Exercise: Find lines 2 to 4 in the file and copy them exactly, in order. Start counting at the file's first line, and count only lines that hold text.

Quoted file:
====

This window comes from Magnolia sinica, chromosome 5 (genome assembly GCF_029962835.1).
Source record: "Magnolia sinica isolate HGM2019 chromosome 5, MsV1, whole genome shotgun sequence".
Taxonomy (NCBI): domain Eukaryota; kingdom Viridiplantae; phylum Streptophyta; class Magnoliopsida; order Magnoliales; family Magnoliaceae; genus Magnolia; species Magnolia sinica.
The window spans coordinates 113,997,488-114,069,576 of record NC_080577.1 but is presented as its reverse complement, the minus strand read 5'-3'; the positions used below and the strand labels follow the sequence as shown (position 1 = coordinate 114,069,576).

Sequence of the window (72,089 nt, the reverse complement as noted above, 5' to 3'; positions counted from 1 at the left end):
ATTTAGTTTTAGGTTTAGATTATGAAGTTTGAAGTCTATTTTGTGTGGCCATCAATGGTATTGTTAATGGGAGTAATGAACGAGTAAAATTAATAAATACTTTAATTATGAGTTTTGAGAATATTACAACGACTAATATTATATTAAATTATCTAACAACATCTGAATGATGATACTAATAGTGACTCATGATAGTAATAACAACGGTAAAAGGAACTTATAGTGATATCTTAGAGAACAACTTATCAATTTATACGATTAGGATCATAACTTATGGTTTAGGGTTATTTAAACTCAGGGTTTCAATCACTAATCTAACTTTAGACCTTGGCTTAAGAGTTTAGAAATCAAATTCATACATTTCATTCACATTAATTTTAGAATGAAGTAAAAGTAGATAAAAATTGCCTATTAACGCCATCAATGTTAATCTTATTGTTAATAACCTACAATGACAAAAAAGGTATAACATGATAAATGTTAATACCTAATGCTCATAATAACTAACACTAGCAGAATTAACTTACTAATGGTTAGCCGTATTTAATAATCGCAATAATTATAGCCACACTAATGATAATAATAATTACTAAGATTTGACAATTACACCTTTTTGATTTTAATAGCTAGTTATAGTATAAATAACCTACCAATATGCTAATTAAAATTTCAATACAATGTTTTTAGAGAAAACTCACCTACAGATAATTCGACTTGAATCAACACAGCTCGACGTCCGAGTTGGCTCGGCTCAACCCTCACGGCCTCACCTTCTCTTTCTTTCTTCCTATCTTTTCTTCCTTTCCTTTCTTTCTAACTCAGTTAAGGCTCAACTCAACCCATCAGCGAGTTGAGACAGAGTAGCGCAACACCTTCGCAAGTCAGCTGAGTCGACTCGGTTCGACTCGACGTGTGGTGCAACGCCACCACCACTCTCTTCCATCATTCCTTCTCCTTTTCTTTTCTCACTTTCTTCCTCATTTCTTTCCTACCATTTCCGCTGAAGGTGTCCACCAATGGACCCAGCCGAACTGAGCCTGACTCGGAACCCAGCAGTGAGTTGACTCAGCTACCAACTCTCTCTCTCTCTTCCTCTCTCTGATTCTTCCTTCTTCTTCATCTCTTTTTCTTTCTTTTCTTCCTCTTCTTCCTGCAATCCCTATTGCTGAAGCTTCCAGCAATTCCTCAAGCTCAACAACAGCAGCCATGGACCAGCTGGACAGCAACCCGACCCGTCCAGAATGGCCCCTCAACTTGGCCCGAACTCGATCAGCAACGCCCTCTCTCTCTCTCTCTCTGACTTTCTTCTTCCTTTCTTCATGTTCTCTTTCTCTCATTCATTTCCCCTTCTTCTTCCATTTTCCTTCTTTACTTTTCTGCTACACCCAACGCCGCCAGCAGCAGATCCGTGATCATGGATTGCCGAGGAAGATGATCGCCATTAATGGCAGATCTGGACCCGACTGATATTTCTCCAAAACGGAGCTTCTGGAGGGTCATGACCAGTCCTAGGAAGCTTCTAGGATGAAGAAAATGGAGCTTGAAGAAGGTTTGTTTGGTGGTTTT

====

Source record: "Magnolia sinica isolate HGM2019 chromosome 5, MsV1, whole genome shotgun sequence".
Taxonomy (NCBI): domain Eukaryota; kingdom Viridiplantae; phylum Streptophyta; class Magnoliopsida; order Magnoliales; family Magnoliaceae; genus Magnolia; species Magnolia sinica.
The window spans coordinates 113,997,488-114,069,576 of record NC_080577.1 but is presented as its reverse complement, the minus strand read 5'-3'; the positions used below and the strand labels follow the sequence as shown (position 1 = coordinate 114,069,576).